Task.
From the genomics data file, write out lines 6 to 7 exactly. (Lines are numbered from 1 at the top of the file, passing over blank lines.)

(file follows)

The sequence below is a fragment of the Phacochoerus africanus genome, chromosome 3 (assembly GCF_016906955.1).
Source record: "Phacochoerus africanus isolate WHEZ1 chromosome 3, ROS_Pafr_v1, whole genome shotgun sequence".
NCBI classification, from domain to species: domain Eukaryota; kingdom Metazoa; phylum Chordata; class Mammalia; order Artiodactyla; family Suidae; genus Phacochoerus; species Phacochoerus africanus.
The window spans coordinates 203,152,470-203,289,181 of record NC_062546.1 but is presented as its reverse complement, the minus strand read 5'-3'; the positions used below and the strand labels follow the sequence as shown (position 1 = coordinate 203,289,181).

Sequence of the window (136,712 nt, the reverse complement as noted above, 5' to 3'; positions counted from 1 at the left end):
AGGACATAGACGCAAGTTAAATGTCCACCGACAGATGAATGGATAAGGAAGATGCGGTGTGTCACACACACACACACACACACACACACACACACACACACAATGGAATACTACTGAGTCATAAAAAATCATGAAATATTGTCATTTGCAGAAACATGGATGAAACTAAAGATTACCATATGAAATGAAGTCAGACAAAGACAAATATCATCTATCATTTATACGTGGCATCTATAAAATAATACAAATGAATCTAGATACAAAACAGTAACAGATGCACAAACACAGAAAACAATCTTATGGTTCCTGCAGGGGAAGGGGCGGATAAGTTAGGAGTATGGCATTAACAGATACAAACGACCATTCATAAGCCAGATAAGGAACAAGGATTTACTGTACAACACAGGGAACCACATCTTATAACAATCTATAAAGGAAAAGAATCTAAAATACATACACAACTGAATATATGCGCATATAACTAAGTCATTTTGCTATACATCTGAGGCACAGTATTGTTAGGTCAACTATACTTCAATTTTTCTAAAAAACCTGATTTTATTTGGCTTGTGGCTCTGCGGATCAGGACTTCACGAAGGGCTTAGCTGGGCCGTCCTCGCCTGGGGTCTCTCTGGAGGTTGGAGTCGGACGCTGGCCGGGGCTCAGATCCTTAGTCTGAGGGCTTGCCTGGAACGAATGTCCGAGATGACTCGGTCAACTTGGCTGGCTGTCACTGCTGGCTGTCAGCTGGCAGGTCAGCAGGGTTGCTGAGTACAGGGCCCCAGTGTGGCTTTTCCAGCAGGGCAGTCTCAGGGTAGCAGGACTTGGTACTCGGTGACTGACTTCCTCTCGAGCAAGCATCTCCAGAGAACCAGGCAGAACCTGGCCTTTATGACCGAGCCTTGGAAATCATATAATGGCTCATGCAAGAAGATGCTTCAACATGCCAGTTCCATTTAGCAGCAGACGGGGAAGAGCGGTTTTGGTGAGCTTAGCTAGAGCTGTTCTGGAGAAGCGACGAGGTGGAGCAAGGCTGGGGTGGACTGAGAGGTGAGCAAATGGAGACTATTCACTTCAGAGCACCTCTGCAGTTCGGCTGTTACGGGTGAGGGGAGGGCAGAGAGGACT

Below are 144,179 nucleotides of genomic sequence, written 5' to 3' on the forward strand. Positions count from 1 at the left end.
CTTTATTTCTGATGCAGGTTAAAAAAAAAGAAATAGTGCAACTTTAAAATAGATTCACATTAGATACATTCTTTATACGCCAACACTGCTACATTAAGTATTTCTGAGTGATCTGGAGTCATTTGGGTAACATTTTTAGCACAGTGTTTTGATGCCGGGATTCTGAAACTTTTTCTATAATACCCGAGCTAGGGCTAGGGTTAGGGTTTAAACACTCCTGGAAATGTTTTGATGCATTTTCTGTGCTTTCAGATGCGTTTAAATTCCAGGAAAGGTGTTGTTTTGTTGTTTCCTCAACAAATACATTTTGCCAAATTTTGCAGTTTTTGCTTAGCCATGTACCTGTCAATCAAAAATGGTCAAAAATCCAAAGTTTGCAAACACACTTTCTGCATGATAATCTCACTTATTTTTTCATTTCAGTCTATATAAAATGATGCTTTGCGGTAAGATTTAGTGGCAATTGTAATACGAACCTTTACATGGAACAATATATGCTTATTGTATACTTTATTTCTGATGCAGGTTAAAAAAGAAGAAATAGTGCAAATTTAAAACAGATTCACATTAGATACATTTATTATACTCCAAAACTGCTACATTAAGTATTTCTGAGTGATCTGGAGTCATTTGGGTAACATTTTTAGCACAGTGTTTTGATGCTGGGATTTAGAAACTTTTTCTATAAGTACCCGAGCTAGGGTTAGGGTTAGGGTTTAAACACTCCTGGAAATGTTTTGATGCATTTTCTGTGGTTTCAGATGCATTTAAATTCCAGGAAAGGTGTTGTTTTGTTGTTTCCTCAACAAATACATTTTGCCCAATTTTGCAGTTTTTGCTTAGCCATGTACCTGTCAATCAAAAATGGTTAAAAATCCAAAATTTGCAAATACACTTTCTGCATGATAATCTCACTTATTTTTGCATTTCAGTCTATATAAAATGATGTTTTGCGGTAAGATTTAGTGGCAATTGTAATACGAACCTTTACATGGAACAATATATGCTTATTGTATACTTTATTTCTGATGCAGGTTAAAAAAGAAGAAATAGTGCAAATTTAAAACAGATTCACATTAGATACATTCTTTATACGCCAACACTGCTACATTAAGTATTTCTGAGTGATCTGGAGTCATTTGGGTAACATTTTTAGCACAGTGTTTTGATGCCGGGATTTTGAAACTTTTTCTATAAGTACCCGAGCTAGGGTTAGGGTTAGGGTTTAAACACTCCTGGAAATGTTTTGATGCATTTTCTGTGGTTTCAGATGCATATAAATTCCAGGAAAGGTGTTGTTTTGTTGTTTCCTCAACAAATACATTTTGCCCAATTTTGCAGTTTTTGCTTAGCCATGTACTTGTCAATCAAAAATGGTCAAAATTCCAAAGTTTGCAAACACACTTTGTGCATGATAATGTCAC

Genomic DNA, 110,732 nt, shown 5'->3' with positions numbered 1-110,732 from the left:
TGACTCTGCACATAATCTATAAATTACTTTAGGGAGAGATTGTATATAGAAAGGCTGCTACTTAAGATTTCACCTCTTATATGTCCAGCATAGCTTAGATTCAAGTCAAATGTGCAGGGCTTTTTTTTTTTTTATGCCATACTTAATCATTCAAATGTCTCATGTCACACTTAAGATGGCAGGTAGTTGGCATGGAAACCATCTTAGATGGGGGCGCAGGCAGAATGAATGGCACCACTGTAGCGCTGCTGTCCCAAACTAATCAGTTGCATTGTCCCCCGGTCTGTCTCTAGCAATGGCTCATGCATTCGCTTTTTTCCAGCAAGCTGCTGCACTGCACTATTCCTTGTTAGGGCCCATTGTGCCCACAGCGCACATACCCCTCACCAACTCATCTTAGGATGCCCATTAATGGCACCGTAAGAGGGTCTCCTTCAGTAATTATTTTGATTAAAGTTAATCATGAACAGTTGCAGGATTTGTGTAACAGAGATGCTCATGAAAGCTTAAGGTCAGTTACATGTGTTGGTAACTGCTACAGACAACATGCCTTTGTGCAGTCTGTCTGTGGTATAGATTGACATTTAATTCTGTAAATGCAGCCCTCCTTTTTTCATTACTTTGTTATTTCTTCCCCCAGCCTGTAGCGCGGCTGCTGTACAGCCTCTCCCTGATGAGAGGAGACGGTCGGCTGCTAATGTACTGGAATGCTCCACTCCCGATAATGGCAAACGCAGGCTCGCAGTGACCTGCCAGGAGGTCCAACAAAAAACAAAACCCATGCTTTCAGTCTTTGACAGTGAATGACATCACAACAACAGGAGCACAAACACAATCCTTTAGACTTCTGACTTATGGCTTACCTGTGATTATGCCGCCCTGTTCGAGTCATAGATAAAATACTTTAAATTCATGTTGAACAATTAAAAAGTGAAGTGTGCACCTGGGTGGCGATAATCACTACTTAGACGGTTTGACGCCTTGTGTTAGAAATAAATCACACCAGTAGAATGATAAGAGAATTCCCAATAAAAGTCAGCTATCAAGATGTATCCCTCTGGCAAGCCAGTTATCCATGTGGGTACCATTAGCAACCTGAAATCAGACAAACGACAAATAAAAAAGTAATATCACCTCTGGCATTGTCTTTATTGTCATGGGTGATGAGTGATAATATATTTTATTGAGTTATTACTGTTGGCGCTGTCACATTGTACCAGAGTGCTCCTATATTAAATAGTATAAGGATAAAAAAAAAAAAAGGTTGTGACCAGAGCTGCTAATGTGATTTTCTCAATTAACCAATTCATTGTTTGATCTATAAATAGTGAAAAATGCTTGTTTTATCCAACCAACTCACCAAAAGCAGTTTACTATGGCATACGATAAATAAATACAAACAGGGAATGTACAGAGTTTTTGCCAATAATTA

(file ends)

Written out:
AGGACATAGACGCAAGTTAAATGTCCACCGACAGATGAATGGATAAGGAAGATGCGGTGTGTCACACACACACACACACACACACACACACACACACACACAATGGAATACTACTGAGTCATAAAAAATCATGAAATATTGTCATTTGCAGAAACATGGATGAAACTAAAGATTACCATATGAAATGAAGTCAGACAAAGACAAATATCATCTATCATTTATACGTGGCATCTATAAAATAATACAAATGAATCTAGATACAAAACAGTAACAGATGCACAAACACAGAAAACAATCTTATGGTTCCTGCAGGGGAAGGGGCGGATAAGTTAGGAGTATGGCATTAACAGATACAAACGACCATTCATAAGCCAGATAAGGAACAAGGATTTACTGTACAACACAGGGAACCACATCTTATAACAATCTATAAAGGAAAAGAATCTAAAATACATACACAACTGAATATATGCGCATATAACTAAGTCATTTTGCTATACATCTGAGGCACAGTATTGTTAGGTCAACTATACTTCAATTTTTCTAAAAAACCTGATTTTATTTGGCTTGTGGCTCTGCGGATCAGGACTTCACGAAGGGCTTAGCTGGGCCGTCCTCGCCTGGGGTCTCTCTGGAGGTTGGAGTCGGACGCTGGCCGGGGCTCAGATCCTTAGTCTGAGGGCTTGCCTGGAACGAATGTCCGAGATGACTCGGTCAACTTGGCTGGCTGTCACTGCTGGCTGTCAGCTGGCAGGTCAGCAGGGTTGCTGAGTACAGGGCCCCAGTGTGGCTTTTCCAGCAGGGCAGTCTCAGGGTAGCAGGACTTGGTACTCGGTGACTGACTTCCTCTCGAGCAAGCATCTCCAGAGAACCAGGCAGAACCTGGCCTTTATGACCGAGCCTTGGAAATCATATAATGGCTCATGCAAGAAGATGCTTCAACATGCCAGTTCCATTTAGCAGCAGACGGGGAAGAGCGGTTTTGGTGAGCTTAGCTAGAGCTGTTCTGGAGAAGCGACGAGGTGGAGCAAGGCTGGGGTGGACTGAGAGGTGAGCAAATGGAGACTATTCACTTCAGAGCACCTCTGCAGTTCGGCTGTTACGGGTGAGGGGAGGGCAGAGAGGACT

Below are 144,179 nucleotides of genomic sequence, written 5' to 3' on the forward strand. Positions count from 1 at the left end.